Posted on Tuesday, December 25, 2007 in Writing

Once upon a time, not so very long ago, Tonica actually had a beta reader. It was just one, but it does mean a lot to have at least one other person who reads your stories. Best of all is if this person (ok, let’s be honest here, this girl) knows the fandom the story is set in. If it’s an original story, your beta reader can point out spelling and grammar mistakes. Hopefully.

My beta reader (I won’t name her) simply got tired of it. Got tired of my stories, of me, I don’t know, I guess it was something. It feels really sad not to have any audience at all anymore. Sure one or two visitors still drop in now and again, but almost all of those (the few who do come) stay for a few seconds.

Apparently, I’ve failed to reach the audience. Or my writing has deteriorated. Or the readers have tired of what I’m writing. I really don’t know what the problem is. It almost feels unreal to remember that my homepage – Agri Sublunares – former The Sublunar Fields – former Tonica’s World – once used to bring in hundreds of visitors every week.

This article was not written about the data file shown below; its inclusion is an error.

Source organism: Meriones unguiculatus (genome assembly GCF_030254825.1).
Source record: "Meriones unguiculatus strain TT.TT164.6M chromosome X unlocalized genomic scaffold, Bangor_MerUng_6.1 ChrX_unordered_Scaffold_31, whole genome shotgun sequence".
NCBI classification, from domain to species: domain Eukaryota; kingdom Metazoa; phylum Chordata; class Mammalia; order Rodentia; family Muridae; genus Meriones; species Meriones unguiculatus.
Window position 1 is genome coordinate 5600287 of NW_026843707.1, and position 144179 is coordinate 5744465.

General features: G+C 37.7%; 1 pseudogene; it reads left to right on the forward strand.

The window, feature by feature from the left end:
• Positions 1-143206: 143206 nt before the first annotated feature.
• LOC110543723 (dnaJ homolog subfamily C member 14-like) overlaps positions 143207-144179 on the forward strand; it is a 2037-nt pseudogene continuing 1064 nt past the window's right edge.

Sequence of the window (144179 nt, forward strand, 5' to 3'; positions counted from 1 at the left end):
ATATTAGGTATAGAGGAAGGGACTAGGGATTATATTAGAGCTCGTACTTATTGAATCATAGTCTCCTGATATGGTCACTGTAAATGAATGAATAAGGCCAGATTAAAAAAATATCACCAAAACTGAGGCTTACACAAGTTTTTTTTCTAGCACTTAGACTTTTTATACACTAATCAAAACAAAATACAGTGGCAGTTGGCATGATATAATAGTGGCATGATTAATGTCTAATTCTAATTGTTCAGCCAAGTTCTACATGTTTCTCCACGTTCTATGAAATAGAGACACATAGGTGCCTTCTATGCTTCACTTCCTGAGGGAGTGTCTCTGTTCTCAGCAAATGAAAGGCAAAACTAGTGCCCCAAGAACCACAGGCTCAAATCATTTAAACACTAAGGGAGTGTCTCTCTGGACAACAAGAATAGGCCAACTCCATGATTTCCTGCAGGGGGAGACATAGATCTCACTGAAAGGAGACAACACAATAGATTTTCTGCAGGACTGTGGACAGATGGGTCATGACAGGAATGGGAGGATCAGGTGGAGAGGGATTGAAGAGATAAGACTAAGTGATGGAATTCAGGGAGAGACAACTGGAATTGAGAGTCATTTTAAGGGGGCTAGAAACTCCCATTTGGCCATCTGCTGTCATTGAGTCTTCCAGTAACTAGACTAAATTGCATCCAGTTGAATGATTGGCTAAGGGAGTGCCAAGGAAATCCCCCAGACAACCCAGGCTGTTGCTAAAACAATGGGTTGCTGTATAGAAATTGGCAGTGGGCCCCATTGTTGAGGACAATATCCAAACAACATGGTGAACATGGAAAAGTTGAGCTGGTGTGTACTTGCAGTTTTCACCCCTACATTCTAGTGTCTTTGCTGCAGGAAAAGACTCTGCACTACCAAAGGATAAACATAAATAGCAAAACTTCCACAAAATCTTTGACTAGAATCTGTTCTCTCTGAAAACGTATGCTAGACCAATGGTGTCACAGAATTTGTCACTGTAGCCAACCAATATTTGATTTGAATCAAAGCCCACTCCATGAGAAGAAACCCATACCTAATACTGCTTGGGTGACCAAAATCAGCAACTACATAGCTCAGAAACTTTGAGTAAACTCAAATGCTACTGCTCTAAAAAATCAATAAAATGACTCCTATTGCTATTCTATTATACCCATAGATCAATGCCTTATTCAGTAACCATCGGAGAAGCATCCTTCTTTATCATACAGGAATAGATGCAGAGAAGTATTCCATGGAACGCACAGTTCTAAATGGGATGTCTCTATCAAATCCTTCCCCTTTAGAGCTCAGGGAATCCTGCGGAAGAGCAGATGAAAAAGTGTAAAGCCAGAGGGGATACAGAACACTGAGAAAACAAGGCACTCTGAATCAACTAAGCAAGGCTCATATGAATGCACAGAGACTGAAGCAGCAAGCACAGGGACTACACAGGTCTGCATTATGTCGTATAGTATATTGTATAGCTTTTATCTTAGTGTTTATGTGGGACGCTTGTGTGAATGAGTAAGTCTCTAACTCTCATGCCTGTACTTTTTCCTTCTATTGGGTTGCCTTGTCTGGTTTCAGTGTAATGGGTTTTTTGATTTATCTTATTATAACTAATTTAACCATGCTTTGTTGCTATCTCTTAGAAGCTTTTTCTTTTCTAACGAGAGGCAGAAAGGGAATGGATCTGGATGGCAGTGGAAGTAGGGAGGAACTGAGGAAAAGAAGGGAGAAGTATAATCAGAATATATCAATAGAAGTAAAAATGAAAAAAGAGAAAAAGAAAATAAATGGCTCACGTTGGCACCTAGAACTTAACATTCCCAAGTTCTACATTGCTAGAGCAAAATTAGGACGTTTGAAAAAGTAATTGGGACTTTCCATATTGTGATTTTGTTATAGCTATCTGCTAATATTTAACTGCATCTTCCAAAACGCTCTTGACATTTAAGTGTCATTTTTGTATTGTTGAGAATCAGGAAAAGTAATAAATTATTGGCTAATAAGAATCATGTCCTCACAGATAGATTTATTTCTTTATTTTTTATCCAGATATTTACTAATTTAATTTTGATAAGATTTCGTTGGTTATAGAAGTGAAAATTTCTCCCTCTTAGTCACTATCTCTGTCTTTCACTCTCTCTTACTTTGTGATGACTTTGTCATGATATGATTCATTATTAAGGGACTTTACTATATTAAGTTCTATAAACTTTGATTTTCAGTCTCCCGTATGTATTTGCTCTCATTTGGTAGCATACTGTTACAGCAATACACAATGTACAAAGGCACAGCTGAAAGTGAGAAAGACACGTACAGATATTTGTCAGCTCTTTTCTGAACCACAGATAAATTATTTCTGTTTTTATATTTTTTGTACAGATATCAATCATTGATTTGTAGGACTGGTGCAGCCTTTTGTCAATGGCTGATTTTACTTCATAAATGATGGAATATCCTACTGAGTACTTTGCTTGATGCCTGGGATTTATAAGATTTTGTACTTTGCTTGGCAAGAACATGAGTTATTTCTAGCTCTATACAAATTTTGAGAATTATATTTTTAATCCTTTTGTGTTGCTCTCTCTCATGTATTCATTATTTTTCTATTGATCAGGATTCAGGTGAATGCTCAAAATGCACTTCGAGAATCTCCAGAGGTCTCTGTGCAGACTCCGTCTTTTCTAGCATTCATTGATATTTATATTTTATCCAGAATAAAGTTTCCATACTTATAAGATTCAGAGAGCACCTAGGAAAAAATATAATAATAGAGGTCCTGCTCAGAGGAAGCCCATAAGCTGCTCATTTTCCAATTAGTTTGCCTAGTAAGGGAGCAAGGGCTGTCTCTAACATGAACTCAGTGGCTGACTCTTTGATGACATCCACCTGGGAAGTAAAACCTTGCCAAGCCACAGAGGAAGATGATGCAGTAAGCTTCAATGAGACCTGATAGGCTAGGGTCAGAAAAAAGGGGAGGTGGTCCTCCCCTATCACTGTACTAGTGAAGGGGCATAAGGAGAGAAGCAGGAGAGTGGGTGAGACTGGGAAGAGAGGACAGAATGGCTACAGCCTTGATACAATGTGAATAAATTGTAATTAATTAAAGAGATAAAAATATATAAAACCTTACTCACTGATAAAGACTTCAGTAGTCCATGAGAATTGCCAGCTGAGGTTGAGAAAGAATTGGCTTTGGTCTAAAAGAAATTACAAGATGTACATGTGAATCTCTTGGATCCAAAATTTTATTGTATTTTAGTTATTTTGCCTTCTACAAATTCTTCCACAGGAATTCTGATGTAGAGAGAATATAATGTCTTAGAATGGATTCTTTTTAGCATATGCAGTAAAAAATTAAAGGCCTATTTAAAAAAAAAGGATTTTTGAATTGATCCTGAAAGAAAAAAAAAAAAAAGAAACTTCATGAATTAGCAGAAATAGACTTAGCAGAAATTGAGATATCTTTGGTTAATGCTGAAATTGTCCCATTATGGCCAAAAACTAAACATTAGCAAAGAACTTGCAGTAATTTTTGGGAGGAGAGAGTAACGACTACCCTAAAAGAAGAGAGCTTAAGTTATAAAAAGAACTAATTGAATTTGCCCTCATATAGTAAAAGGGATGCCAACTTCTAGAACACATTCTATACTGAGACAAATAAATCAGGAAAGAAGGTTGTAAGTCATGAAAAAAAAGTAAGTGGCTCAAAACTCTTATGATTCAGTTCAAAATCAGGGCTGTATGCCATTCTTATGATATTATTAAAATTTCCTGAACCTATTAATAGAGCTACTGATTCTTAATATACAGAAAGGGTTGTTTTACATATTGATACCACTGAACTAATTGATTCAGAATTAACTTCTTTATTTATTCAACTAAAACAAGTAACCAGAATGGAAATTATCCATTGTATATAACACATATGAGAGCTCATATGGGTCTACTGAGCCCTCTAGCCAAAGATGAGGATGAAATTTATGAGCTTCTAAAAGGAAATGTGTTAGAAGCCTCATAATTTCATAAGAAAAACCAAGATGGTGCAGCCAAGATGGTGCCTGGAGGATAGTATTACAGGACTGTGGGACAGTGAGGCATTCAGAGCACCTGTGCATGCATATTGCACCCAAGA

My fics are mentioned on some of the great fandom sites. Yes, without me first getting in touch to ask them for a link exchange. Of course I linked to them right away, if I wasn’t already doing that, which I mostly did. Two people have used my fics in their theses.

And now no one wants to look at my stories. It feels a little sad, but I guess that’s how it goes. I was going to make a video podcast (a little movie) and put on the site. If it isn’t too late already. Besides, I was going to make this movie with my beta reader and (what do you call them again, oh, right, I remember now) a friend. Right, never mind.

This post might just as well have been called The readers who disappeared, but that’s enough misery for today. Writing still happens to be my very favorite thing to do in the whole world, closely followed by reading, even if it might sound a little insular to be sitting around, reading my own stories.

Dec 9

Improving your writing

Posted on Sunday, December 9, 2007 in Writing

If you feel a bit unsure about spelling and grammar, what should you do? That depends. Do you care? Do you want to improve your writing? If you do, there’s a lot you can do.

What’s most important is to realize there’s a problem and be prepared to change.

1. Use the spellcheck function in your word processing program.

2. Re-read your text a couple of times. Just posting your work somewhere without editing doesn’t give a good impression at all.